Themes and Meanings

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Last Updated on May 12, 2015, by eNotes Editorial. Word Count: 530

By choosing to make her journey by water, Rukeyser consciously uses the time-honored symbolism of water and sea voyaging. Water is the source of life, what we are born out of; it flows beneath the surface of things; it is the element of fertility, and it is always moving and changing. It is a favorite symbol, also, to indicate female life force and women’s physical transformations. This poem is about transformation and nurturing new life, or rebirth.

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“Ajanta” opens Beast in View, Rukeyser’s fourth book of poems. The “beast” she hunts on her spiritual voyage is not always in view—in “Ajanta” it remains hidden from her until her final reconciliation in the cave to which it has led her. The beast is her innermost self, what makes her who she is, what is vital to her being. The thematic energy of “Ajanta” is devoted to capturing the beast—herself in her own myth of herself—so that she can be a whole person again. Because the poem is about transformation, and adapting to changes in life and the world, the beast in “Ajanta” often appears in disguises. All these masks are part of the poet’s personality and her changes. She seeks to unify them and accept them all: “the whore with the dying red hair,/ the child myself who is my murderer” and later “the panther with its throat along my arm” and “the silver derelict wearing fur and claws.”

The search for self-identity in “Ajanta,” however, is not an end in itself. Beginning with descriptions of war atrocities, the poem reminds readers that to know oneself is vital also for the sake of the world in which one lives. The poet seeks the strong armor of self-knowledge, rather than the armor of rage, in order to know better how to aid the struggles of those who have been betrayed or who are suffering loss. The “world of the shadowed and alone” is a place in which the conscientious must fight for those in need and confront “the struggles of the moon.” In “Letter to the Front” (also from Beast in View), Rukeyser praises the healing power that women can offer the world, especially in time of war. She envisioned female sensibilities transforming traditional man, or the traditional masculine ideal. This vision laid a path for later women poets, such as Adrienne Rich, who continue to explore similar themes.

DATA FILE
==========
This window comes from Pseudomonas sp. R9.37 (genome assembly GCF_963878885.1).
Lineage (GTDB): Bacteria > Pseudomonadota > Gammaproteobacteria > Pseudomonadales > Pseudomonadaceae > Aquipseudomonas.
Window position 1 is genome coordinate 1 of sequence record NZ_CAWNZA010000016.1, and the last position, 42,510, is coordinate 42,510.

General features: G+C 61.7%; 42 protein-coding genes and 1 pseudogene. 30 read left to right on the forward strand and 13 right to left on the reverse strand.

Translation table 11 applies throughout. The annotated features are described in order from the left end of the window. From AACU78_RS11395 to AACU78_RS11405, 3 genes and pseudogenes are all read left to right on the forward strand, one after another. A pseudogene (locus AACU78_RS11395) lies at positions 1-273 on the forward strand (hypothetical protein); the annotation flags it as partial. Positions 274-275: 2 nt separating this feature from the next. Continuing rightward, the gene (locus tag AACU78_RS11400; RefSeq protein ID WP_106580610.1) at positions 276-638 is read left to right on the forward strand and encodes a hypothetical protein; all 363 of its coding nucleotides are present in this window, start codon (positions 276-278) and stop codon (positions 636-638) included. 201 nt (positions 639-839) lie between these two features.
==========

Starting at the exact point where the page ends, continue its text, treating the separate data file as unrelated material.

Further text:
The cave is a symbol for female sensibility, mystery, and strength. It is a dark interior, a place of hiding or hibernation, a place of meditation, a vault from which one emerges reborn, as did Jesus. It is also a source of life: Its watery, quiet space nurtures, like a womb. Its interior can be mysterious yet comforting, black, and frightening, or cool and beckoning. “Ajanta,” says Kenneth Rexroth (1905-1982), is “an explorationof her own interior—in every sense.” That is, as a poet and a woman, Rukeyser is interested in her mind and in her body’s flesh and form and how they shape her quest for fulfillment. The beauty, complexity, and energy of “Ajanta” has made it one of her most famous and powerful poems.

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